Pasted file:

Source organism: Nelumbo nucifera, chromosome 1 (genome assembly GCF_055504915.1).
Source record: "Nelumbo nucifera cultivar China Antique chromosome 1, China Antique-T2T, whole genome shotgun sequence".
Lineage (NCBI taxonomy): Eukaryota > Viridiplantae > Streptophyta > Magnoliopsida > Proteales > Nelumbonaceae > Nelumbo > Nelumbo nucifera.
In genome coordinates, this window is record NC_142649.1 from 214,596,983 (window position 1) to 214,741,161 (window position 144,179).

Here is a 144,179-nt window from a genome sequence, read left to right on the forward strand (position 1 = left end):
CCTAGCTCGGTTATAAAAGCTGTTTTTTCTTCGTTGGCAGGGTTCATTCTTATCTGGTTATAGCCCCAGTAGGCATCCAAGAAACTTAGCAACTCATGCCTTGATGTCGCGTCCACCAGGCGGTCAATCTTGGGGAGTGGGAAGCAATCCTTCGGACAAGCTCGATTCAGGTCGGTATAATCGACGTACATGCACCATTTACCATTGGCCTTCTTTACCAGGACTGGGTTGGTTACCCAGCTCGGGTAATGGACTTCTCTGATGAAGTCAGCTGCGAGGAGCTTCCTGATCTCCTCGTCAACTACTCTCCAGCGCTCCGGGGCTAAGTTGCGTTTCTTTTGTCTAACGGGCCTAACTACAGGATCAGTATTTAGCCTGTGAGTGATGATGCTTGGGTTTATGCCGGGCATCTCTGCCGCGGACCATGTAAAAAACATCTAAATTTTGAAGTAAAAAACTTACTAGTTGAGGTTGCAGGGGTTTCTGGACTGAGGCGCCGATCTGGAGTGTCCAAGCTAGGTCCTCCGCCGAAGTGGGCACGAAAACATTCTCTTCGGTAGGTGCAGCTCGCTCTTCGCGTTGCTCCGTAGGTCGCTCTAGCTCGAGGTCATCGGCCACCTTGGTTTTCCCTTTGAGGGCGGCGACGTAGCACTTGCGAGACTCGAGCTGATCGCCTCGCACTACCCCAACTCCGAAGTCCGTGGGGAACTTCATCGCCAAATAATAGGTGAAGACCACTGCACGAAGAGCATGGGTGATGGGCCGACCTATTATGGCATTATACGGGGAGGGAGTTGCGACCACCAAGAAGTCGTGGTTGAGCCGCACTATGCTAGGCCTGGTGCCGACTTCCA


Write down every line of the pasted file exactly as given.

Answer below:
Source organism: Nelumbo nucifera, chromosome 1 (genome assembly GCF_055504915.1).
Source record: "Nelumbo nucifera cultivar China Antique chromosome 1, China Antique-T2T, whole genome shotgun sequence".
Lineage (NCBI taxonomy): Eukaryota > Viridiplantae > Streptophyta > Magnoliopsida > Proteales > Nelumbonaceae > Nelumbo > Nelumbo nucifera.
In genome coordinates, this window is record NC_142649.1 from 214,596,983 (window position 1) to 214,741,161 (window position 144,179).

Here is a 144,179-nt window from a genome sequence, read left to right on the forward strand (position 1 = left end):
CCTAGCTCGGTTATAAAAGCTGTTTTTTCTTCGTTGGCAGGGTTCATTCTTATCTGGTTATAGCCCCAGTAGGCATCCAAGAAACTTAGCAACTCATGCCTTGATGTCGCGTCCACCAGGCGGTCAATCTTGGGGAGTGGGAAGCAATCCTTCGGACAAGCTCGATTCAGGTCGGTATAATCGACGTACATGCACCATTTACCATTGGCCTTCTTTACCAGGACTGGGTTGGTTACCCAGCTCGGGTAATGGACTTCTCTGATGAAGTCAGCTGCGAGGAGCTTCCTGATCTCCTCGTCAACTACTCTCCAGCGCTCCGGGGCTAAGTTGCGTTTCTTTTGTCTAACGGGCCTAACTACAGGATCAGTATTTAGCCTGTGAGTGATGATGCTTGGGTTTATGCCGGGCATCTCTGCCGCGGACCATGTAAAAAACATCTAAATTTTGAAGTAAAAAACTTACTAGTTGAGGTTGCAGGGGTTTCTGGACTGAGGCGCCGATCTGGAGTGTCCAAGCTAGGTCCTCCGCCGAAGTGGGCACGAAAACATTCTCTTCGGTAGGTGCAGCTCGCTCTTCGCGTTGCTCCGTAGGTCGCTCTAGCTCGAGGTCATCGGCCACCTTGGTTTTCCCTTTGAGGGCGGCGACGTAGCACTTGCGAGACTCGAGCTGATCGCCTCGCACTACCCCAACTCCGAAGTCCGTGGGGAACTTCATCGCCAAATAATAGGTGAAGACCACTGCACGAAGAGCATGGGTGATGGGCCGACCTATTATGGCATTATACGGGGAGGGAGTTGCGACCACCAAGAAGTCGTGGTTGAGCCGCACTATGCTAGGCCTGGTGCCGACTTCCA